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Posts Tagged ‘Edward Albee’

When I look back at my lifetime of theatre-going, one of the highlights will be seeing three great actresses, each ten years apart, play Martha – Diana Rigg, Kathleen Turner, and now Imelda Staunton. Edward Albee’s classic 1962 play is a mountain for any actor and its thrilling to watch them reach the summit. I left the theatre emotionally drained; I can’t even imagine what it takes out of them.

It’s 2am on a Sunday morning in September and George & Martha return to their New England home drunk from her ‘daddy’s’ faculty party. He’s the President of the college where George teaches history. A new teacher and his wife, Nick & Honey,  have been invited back and they follow on, arriving shortly after. The drinking continues in earnest as George and Martha fight, snipe, bicker and tear each other apart in front of their guests, playing the most extraordinary psychological games. Their guests get embroiled as the alcohol flows freely. Martha flirts with Peter, and more. Truth and illusion become blurred. Martha eventually breaks the rules, which brings on the endgame.

You’d be forgiven for thinking three hours of people fighting isn’t entertainment, but it’s a black comedy and a theatrical feast, so you’d be wrong. Though it’s impossible not to single out Imelda Staunton’s astonishing tour de force (is there anything this woman can’t do?) her three colleagues are all superb. Conleith Hill’s George makes a more restrained foil for her vitriolic outbursts. Luke Treadaway’s Nick goes from intensely uncomfortable to cool to predatory to angry. I didn’t know anything about Imogen Potts work (based on the programme bio, it may be her stage debut) but I was hugely impressed by her characterisation of Honey. Tom Pye has created a very realistic lived-in home and James Macdonald directs this roller-coaster brilliantly, with his usual forensic detail.

I still think it’s a 20th century classic, and this is a seminal production. You don’t see performances like this every day, every year come to that, and Imelda Staunton’s is a highlight in a lifetime of theatre-going. Unmissable.

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When I booked Ecstasy for the night before this, I wasn’t at all conscious of what I was doing. Chalk & cheese.

Like Pinter, Edward Albee has always been a bit of a problem playwright for me. Where Pinter has too much silence, Albee has too many words! His plays usually have smug characters, glib dialogue and a cynical veneer. I find it impossible to empathise with any of them.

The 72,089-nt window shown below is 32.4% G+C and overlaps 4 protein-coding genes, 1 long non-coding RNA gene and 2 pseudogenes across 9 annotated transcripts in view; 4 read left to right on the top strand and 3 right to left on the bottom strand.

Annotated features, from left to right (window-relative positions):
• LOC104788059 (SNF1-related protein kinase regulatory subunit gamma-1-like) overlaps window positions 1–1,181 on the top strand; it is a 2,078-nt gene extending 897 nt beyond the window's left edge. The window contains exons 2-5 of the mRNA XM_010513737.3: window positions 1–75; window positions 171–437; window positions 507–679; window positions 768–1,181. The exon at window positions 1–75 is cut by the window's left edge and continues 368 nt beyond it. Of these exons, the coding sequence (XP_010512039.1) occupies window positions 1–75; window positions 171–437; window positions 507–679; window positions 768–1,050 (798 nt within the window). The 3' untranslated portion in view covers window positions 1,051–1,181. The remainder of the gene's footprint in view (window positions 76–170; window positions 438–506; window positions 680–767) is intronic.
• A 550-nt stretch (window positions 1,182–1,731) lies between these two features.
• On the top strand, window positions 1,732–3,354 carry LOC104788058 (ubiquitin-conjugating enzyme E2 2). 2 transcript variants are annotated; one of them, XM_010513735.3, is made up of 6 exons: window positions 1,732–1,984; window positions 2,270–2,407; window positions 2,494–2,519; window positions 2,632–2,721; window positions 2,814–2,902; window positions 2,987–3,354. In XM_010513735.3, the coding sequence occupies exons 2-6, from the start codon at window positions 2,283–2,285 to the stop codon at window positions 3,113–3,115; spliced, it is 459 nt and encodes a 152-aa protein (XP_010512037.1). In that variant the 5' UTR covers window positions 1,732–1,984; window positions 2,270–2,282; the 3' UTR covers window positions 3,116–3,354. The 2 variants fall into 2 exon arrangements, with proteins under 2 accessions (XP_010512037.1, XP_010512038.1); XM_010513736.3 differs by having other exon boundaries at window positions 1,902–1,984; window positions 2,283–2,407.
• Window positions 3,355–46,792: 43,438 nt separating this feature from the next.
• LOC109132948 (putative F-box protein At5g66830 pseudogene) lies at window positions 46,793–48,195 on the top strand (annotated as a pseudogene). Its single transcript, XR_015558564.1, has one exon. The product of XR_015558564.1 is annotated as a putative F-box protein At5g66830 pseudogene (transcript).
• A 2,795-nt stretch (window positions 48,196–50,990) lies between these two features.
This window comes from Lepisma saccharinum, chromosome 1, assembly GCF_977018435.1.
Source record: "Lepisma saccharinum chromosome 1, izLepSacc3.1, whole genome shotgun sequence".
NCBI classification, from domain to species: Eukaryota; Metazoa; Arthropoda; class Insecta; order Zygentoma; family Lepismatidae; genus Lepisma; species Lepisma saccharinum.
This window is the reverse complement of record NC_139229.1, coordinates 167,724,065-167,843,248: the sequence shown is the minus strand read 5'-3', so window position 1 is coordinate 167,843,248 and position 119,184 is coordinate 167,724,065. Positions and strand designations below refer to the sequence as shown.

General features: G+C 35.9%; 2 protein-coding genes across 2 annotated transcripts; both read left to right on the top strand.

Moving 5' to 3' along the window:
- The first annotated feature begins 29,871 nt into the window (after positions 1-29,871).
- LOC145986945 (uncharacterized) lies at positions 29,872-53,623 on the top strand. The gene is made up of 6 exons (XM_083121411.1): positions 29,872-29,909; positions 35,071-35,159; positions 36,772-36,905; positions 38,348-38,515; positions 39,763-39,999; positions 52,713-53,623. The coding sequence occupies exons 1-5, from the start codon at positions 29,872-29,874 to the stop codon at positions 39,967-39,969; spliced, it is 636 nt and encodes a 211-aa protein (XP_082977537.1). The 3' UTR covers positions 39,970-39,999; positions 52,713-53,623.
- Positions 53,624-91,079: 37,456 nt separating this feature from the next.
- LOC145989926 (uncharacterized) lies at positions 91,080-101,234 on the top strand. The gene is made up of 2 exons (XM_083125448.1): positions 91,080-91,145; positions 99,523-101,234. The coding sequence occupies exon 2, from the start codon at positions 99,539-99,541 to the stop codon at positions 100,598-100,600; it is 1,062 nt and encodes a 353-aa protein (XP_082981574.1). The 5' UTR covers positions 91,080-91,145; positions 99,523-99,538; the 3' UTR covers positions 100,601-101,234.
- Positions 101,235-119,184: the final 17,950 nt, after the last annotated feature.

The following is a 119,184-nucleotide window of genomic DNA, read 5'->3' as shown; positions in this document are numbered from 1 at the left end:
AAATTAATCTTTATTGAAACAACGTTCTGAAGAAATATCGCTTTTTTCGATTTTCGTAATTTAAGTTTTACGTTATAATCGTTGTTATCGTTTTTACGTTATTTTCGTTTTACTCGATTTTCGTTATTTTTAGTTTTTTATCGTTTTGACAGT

By the time I got to the first interval, I was thinking ‘here we go again; I hate these people!’ Is this an American Knot of the Heart? (the Almeida’s last play, which drove me to drink at the interval, after which I couldn’t bring myself to return).

Agnes and Tobias seem to be going through the motions of life in late middle age, with Agnes’ alcoholic spinster sister providing some conflict and confrontation. Over one weekend, their lives are turned upside down when they are invaded by best friends Harry and Edna (who move in because they are afraid of being at home alone!) and daughter Julia, a thirty-something spoilt brat who has given up on her fourth marriage and comes home. These people, particularly Agnes, speak lines with a quick-wittedness and articulacy that is very implausible – could anyone really think and say all of that spontaneously?

Something compelled me to return after that first interval and in the second and third act things did improve as the drama unfolded, but it’s still people you can’t give a shit about spouting implausible bollocks in unbelievable situations….but it does intrigue and hold you and it does makes you think.

It has not one but two national treasures in the cast – Penelope Wilton & Imelda Staunton – and they are both excellent in roles you wouldn’t usually consider them suitable for. Tim Pigott-Smith, Diana Hardcastle and Ian McElhinney also shine as the other oldies, though Lucy Cohu seems a little uncomfortable throwing adult tantrums. Laura Hopkins set is an extraordinary wood-paneled living room that, as a 60’s upper middle class New England home, is the most believable thing about the evening. James Macdonald’s direction is of his usual high standard.

There’s an intellectual pomposity about it which annoyed me, and it didn’t move me one bit, but it did hold and intrigue me for nigh on three hours. Having said that, when compared with last night’s British social realism, I’m afraid there’s no contest – Ecstasy wins hands down because Leigh has humanity where Albee has disdain.

The Almeida’s next-but-one play is yet another Neil LaBute – the natural successor to Albee, in my view. I’ll have to go of course…..

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